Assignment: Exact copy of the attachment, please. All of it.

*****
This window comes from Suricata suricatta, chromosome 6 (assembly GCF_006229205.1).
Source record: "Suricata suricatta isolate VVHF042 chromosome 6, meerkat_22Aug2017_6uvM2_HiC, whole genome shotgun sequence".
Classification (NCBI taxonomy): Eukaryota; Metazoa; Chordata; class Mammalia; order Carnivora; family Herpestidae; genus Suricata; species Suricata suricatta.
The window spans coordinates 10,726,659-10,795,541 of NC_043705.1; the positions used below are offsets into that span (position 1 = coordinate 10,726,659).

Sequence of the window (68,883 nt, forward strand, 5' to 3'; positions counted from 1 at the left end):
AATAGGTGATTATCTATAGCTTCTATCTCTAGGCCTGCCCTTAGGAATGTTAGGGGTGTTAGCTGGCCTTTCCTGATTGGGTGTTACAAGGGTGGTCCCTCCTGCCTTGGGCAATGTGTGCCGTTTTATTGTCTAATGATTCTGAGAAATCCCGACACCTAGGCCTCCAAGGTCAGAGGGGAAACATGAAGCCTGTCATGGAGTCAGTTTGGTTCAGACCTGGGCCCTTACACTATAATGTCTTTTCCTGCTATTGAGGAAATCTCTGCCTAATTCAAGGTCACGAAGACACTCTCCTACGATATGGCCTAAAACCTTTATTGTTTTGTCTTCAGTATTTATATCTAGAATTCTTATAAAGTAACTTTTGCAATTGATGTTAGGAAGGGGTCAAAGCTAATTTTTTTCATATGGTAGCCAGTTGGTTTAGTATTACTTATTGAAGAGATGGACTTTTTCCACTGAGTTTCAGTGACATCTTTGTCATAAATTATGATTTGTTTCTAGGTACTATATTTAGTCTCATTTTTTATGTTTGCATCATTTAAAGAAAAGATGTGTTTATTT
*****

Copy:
This window comes from Suricata suricatta, chromosome 6 (assembly GCF_006229205.1).
Source record: "Suricata suricatta isolate VVHF042 chromosome 6, meerkat_22Aug2017_6uvM2_HiC, whole genome shotgun sequence".
Classification (NCBI taxonomy): Eukaryota; Metazoa; Chordata; class Mammalia; order Carnivora; family Herpestidae; genus Suricata; species Suricata suricatta.
The window spans coordinates 10,726,659-10,795,541 of NC_043705.1; the positions used below are offsets into that span (position 1 = coordinate 10,726,659).

Sequence of the window (68,883 nt, forward strand, 5' to 3'; positions counted from 1 at the left end):
AATAGGTGATTATCTATAGCTTCTATCTCTAGGCCTGCCCTTAGGAATGTTAGGGGTGTTAGCTGGCCTTTCCTGATTGGGTGTTACAAGGGTGGTCCCTCCTGCCTTGGGCAATGTGTGCCGTTTTATTGTCTAATGATTCTGAGAAATCCCGACACCTAGGCCTCCAAGGTCAGAGGGGAAACATGAAGCCTGTCATGGAGTCAGTTTGGTTCAGACCTGGGCCCTTACACTATAATGTCTTTTCCTGCTATTGAGGAAATCTCTGCCTAATTCAAGGTCACGAAGACACTCTCCTACGATATGGCCTAAAACCTTTATTGTTTTGTCTTCAGTATTTATATCTAGAATTCTTATAAAGTAACTTTTGCAATTGATGTTAGGAAGGGGTCAAAGCTAATTTTTTTCATATGGTAGCCAGTTGGTTTAGTATTACTTATTGAAGAGATGGACTTTTTCCACTGAGTTTCAGTGACATCTTTGTCATAAATTATGATTTGTTTCTAGGTACTATATTTAGTCTCATTTTTTATGTTTGCATCATTTAAAGAAAAGATGTGTTTATTT